Background & aims: The role of Helicobacter pylori in the pathogenesis of gastroesophageal reflux disease (GERD) is unknown. We determined the prevalence of cagA-positive (cagA+) H. pylori strains in patients with GERD or its complications compared with controls of similar age.
Methods: A total of 153 consecutive patients with GERD, Barrett's esophagus, and Barrett's esophagus complicated by dysplasia or adenocarcinoma were compared with 57 controls who underwent upper endoscopy for reasons other than GERD. H. pylori infection and CagA antibody status were determined by histology and enzyme-linked immunosorbent assay.
Results: H. pylori prevalence was lower (34%) in patients with GERD and its sequelae than in the control group (45.6%)(P = 0.15). Regardless of the group, increasing age was associated with higher prevalence of H. pylori (P = 0.003). When compared with controls (42.3%), the prevalence of cagA+ H. pylori strains decreased (P = 0.008) in patients with more severe complications of GERD (GERD, 36.7% [nonerosive GERD, 41.2%; erosive GERD, 30.8%]; Barrett's esophagus, 13.3%; and Barrett's with adenocarcinoma/dysplasia, 0%).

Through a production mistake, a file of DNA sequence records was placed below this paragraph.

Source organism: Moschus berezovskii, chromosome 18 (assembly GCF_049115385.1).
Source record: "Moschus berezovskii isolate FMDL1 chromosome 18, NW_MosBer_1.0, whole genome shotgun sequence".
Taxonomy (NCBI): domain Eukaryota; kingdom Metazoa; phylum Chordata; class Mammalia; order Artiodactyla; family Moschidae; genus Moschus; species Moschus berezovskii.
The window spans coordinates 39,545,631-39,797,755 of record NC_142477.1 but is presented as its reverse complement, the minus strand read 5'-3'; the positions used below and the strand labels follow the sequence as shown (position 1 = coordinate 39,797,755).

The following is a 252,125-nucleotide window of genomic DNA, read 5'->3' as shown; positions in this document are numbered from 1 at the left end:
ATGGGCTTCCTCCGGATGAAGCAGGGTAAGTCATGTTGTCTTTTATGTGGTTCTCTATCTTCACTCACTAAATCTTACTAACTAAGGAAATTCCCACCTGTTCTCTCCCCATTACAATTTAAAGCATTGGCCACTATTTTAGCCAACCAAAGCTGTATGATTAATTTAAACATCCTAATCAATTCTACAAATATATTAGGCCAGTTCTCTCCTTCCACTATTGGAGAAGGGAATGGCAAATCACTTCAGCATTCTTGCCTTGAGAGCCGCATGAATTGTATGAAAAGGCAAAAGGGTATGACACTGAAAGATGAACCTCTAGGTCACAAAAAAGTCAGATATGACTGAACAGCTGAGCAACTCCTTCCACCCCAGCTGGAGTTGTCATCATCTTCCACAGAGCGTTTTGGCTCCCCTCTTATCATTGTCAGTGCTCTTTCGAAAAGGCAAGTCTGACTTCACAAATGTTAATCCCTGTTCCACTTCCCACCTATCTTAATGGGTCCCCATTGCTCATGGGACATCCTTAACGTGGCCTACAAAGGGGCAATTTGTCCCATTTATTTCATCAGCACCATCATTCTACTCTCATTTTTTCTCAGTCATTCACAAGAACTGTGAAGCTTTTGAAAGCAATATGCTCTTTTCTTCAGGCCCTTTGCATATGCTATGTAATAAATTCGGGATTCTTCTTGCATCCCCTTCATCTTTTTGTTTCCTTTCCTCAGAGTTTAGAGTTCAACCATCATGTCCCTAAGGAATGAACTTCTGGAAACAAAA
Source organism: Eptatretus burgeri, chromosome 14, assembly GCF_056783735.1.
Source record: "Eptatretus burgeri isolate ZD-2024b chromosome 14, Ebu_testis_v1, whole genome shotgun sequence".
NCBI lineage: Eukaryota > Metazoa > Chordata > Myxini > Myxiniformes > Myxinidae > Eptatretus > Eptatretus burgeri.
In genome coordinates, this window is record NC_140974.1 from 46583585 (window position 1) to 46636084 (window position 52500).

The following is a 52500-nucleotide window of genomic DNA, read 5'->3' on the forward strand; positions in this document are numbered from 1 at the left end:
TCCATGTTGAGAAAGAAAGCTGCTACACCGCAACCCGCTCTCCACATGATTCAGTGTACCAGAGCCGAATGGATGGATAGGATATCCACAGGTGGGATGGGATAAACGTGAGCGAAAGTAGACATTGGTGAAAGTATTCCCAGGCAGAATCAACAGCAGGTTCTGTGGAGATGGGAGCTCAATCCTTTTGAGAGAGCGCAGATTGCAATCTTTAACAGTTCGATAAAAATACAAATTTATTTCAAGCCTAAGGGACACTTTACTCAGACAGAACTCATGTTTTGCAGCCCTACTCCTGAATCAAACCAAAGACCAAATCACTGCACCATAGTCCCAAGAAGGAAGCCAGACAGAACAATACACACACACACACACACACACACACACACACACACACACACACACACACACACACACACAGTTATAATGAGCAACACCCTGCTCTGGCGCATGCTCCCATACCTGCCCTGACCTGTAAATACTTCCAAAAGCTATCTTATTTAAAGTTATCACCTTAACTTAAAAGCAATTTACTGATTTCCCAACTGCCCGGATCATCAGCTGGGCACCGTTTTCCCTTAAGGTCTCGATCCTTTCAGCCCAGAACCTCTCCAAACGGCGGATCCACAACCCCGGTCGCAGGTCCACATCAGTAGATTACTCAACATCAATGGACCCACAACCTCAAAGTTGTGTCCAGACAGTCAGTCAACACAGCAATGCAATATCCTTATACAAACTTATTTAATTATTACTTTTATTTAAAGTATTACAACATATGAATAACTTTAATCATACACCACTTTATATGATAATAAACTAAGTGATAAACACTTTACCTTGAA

Conclusions: Prevalence of H. pylori in patients with GERD and its sequelae was lower but not significantly different than that of a control group. However, patients carrying cagA+ strains of H. pylori may be protected against the complications of GERD, especially Barrett's esophagus and its associated dysplasia and adenocarcinoma.